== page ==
July 29, 2014
12:07 pm EDT
As companies and decision-makers seek sustainable ways to manage resources and meet consumer needs, they are confronted with an array of choices, labels and practices that claim to be better for the environment. Terms such as “recyclable,” “recycled-content,” “biodegradable,” or “organic,” all suggest a more sustainable use of resources, but all focus on a limited set of environmental impacts. At EPA, we found that asking which of these practices is better for the environment may not be the right question. We’ve found benefit by taking a broader perspective that considers the full “life cycle” of a product.
Governments and businesses can make better-informed choices with “life-cycle thinking,” or considering the environmental impacts caused at all of the stages of a product’s life cycle. These impacts may include releases of pollutants to air or water; raw material depletion; loss of trees, vegetation and wildlife through disturbance of land and water ecosystems; and greenhouse gas (GHG) emissions. The stages of a product’s life cycle include extraction of resources, manufacturing, use, and end-of-life management. Focusing on just one stage (such as waste management) or one effect (such as organically-raised or grown) can be misleading in total environmental impact. A broader look at life-cycle considerations can show unsuspected or surprising effects – such as high greenhouse gas (GHG) emissions from washing clothes with hot as opposed to cold water (since fossil fuels were likely burned for the energy used to heat the water).
Life-cycle thinking can also cause us to reexamine some beliefs on what are the best choices for the environment. For example, not only whether packaging is easily recyclable or not should be considered, but also the production and transportation energy and GHG costs related to the composition and weight of the packaging. Life-cycle thinking can help us ask better sustainability questions, leading to reduced overall impacts and using our natural resources most effectively. To minimize environmental impacts – water and energy use, releases to air and water, greenhouse gas emissions, land use impacts, etc. – our actions and decisions need to be informed by the full life-cycle perspective. When products are reused and materials are recycled, we avoid the need to extract new raw materials to conserve resources. Life-cycle thinking can help us ask better sustainability questions, leading to reduced overall impacts and using our natural resources most effectively. To minimize environmental impacts – water and energy use, releases to air and water, greenhouse gas emissions, land use impacts, etc. – our actions and decisions need to be informed by the full life-cycle perspective. When products are reused and materials are recycled, we avoid the need to extract new raw materials to conserve resources. For every million cell phones we recycle, 35,274 pounds of copper, 772 pounds of silver, 75 pounds of gold and 33 pounds of palladium can be recovered.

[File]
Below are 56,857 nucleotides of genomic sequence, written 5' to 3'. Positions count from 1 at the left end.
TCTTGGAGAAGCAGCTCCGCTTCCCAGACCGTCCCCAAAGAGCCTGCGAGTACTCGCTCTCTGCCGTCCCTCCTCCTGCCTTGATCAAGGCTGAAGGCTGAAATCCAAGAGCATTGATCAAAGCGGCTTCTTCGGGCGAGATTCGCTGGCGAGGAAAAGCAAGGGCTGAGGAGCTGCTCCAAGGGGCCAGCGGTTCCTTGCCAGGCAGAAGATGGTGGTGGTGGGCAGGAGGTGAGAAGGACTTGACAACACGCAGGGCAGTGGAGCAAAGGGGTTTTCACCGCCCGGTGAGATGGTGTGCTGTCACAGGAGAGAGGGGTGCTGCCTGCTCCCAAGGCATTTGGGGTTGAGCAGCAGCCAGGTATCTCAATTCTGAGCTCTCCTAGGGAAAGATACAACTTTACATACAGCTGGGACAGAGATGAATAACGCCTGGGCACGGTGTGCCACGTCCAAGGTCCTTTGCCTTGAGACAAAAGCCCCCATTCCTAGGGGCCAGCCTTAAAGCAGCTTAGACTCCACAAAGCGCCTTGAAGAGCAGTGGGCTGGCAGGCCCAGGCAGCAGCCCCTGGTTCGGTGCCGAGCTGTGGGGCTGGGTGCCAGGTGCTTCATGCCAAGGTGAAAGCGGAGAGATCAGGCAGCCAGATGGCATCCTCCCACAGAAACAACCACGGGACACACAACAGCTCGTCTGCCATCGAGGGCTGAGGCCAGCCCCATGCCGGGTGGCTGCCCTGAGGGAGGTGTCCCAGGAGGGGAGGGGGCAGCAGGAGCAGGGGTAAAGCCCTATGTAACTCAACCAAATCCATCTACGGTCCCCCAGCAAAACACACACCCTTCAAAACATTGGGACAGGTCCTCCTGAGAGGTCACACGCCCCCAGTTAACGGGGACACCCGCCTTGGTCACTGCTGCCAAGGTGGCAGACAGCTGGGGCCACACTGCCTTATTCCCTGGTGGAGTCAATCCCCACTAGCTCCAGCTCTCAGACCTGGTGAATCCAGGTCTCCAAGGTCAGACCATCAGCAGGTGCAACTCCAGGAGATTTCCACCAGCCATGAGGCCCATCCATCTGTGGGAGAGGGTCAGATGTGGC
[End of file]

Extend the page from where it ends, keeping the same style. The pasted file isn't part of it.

This life-cycle perspective is central to our Sustainable Materials Management program, where EPA is expanding from our historic waste-management viewpoint, to consider impacts across the entire life cycle of a material, product or service. At EPA, we are developing analytical tools to help decision-makers consider life-cycle implications. I collaborated with the Sustainable Materials Management Coalition and provided input on a guidance document that illustrates the principles and benefits of life-cycle thinking, intended to help organizations consider the full range of environmental impacts that products have throughout their lives. The report, Guidance on Life-Cycle Thinking and Its Role in Environmental Decision Making, provides advice to help governments and businesses make more informed decisions when buying greener and safer products.
Mathy Stanislaus is the Assistant Administrator in EPA’s Office of Solid Waste and Emergency Response (OSWER), leading the Agency’s land cleanup, solid waste and emergency response programs. Mr. Stanislaus is a chemical engineer and environmental lawyer with over 20 years of experience in the environmental field in the private and public sectors. He received his law degree from Chicago Kent Law School and Chemical Engineering Degree from City College of New York.
Editor's Note: The views expressed here are intended to explain EPA policy. They do not change anyone's rights or obligations.
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